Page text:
An Introduction to Russian Literature
People who haven’t read much Russian literature probably have at least one preconceived notion of the genre — that they can expect a long book. And that’s understandable, considering that the works most often referenced as masterpieces in the field are indeed intimidatingly long. Dostoyevsky’s The Brothers Karamazov and Tolstoy’s Anna Karenina run more than 800 pages each, while War and Peace (also by Tolstoy) is well over 1,000 pages, with some editions reaching close to 1,500.
No matter how many trusted friends tell you that they’re worth reading, it’s tough to commit to such a long book as your introduction to Russian literature. But that’s okay. While those works are indeed giants in the canon, they aren’t the only options for contemporary readers, particularly those just starting to get their feet wet.
While perhaps lesser-known, these six novellas and short stories are an excellent introduction to Russian literature, touching on deep, universal questions while also delivering a mesmerizing story. After reading a couple of these works, you may well hanker to dive into the bigger tomes after all.
Based on Dostoyevsky’s own sprees in the casinos of Europe, this novella is told as a confession by a young man named Alexei who courts risk at roulette in order to feel alive and prove to himself that he is a man, not a machine. The novella’s second major storyline involves Alexei’s tempestuous affair with an alluring femme fatale named Polina who toys cruelly with his heart.
In Alexei’s mind, Polina is capable of raising him to the heavens or crushing him, much as the roulette wheel spins, only to deliver, in one irrevocable second, its terrifying verdict: Is he to leave anointed as a king or a pauper? The novella is an acute psychological study of the mind of a gambler, as well as a profound and extremely entertaining exploration of the connections between love, risk, and redemption.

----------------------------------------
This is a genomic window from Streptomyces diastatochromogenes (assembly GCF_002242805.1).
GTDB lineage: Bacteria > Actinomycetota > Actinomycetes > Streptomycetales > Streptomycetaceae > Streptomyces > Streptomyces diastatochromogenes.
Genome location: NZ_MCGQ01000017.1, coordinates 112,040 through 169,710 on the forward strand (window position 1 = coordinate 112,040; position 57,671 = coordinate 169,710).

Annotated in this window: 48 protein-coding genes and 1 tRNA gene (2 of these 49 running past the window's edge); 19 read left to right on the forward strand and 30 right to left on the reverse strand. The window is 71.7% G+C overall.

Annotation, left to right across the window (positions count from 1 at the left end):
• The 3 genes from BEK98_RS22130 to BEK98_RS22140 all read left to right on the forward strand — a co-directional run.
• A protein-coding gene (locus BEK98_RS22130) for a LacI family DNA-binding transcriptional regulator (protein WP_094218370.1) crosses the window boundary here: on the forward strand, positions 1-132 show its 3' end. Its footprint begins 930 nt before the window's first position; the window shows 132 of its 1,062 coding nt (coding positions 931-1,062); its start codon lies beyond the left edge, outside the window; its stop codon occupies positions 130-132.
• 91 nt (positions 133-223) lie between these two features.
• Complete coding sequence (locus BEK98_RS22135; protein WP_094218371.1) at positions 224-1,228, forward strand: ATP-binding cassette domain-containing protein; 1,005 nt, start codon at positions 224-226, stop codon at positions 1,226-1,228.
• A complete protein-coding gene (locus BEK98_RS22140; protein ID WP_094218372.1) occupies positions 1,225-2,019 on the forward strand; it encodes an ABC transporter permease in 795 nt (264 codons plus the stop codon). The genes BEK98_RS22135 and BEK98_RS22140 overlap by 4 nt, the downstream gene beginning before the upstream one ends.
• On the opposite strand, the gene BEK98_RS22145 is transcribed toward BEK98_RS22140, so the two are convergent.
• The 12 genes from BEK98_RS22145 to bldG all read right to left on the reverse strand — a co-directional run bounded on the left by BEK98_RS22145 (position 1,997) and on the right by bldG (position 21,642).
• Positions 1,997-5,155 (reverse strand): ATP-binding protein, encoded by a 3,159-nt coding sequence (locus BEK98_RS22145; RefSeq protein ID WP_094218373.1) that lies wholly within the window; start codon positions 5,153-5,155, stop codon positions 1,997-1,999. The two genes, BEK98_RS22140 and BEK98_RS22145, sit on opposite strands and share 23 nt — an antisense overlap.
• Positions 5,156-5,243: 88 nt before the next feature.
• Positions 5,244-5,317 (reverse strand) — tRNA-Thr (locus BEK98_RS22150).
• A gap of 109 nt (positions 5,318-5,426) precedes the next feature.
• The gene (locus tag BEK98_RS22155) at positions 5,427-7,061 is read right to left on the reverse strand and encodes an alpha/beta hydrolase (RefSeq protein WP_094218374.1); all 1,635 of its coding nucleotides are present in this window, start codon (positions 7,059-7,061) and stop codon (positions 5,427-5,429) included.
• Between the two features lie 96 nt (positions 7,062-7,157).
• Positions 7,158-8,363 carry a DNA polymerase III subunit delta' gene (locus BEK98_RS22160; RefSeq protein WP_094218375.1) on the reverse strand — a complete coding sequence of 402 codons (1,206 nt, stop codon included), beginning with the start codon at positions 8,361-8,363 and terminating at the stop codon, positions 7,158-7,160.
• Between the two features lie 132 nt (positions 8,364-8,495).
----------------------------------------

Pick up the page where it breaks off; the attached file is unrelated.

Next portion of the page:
This 128-page novella by Tolstoy was published in 1886, and it’s now considered one of his best works. The story is about a judge who spends his life pursuing personal and worldly ambition. Only when diagnosed with a terminal illness does Ivan Ilyich really start to live and reexamine how he has spent his life and treated others.
The story is both macabre and funny, and it expresses a profound faith in the human spirit.
This charming and poignant short story, published in 1848, was written by Dostoevsky early in his career. It’s about a man who is so embarrassed by his petty crime towards the person who has given him free room and board that he spends his last days trying to make amends for what he has done.
The story invites readers to think about the factors that compel people to commit crimes, and could well have carried the subtitle, “Why Good People Do Bad Things.”
Chekhov may be better known as a playwright, but he was also an accomplished writer of short stories. In Ward No. 6, published in 1892, he tells the tale of an odd friendship between a doctor and a patient, named Gromov, at an insane asylum called “Ward No. 6.” Bored by life in a small town and unable to find interesting acquaintances, the doctor decides that Gromov is the most fascinating person around, and he begins visiting him regularly.
By the end of the story, we find ourselves asking: “Who’s really insane—the doctor or the patient—and which one of them should be in the asylum?”
Writing in 1941, Vladimir Nabokov dubbed this the “greatest Russian short story ever written.” Originally published in 1842, this classic work tells the story of a poor Petersburg copy clerk named Akaky Akakievich who finally saves up enough to purchase the overcoat of his dreams, only to have it mercilessly snatched away by thieves the first day Akaky gets the coat.
The story describes the dehumanizing effects of poverty, bloodless bureaucracy, and people’s inhumanity toward one another, and is as relevant today as when it was written.
Solzhenitsyn is one of the 20th-century’s greatest Russian writers, and this 1959 novella tells the tale of Matryona, a kind-hearted and resilient old woman who has few material possessions, yet gives freely of her time and what few possessions she does have. Though others often take advantage of her, she refuses to be swayed by self-interest, and turns out to be the one force capable of holding together a morally disintegrating community.
This powerful tale, influenced by the intellectual tradition of Tolstoy and Dostoyevsky, invites readers to think hard about what it means to live a good, moral life even in the midst of difficult circumstances.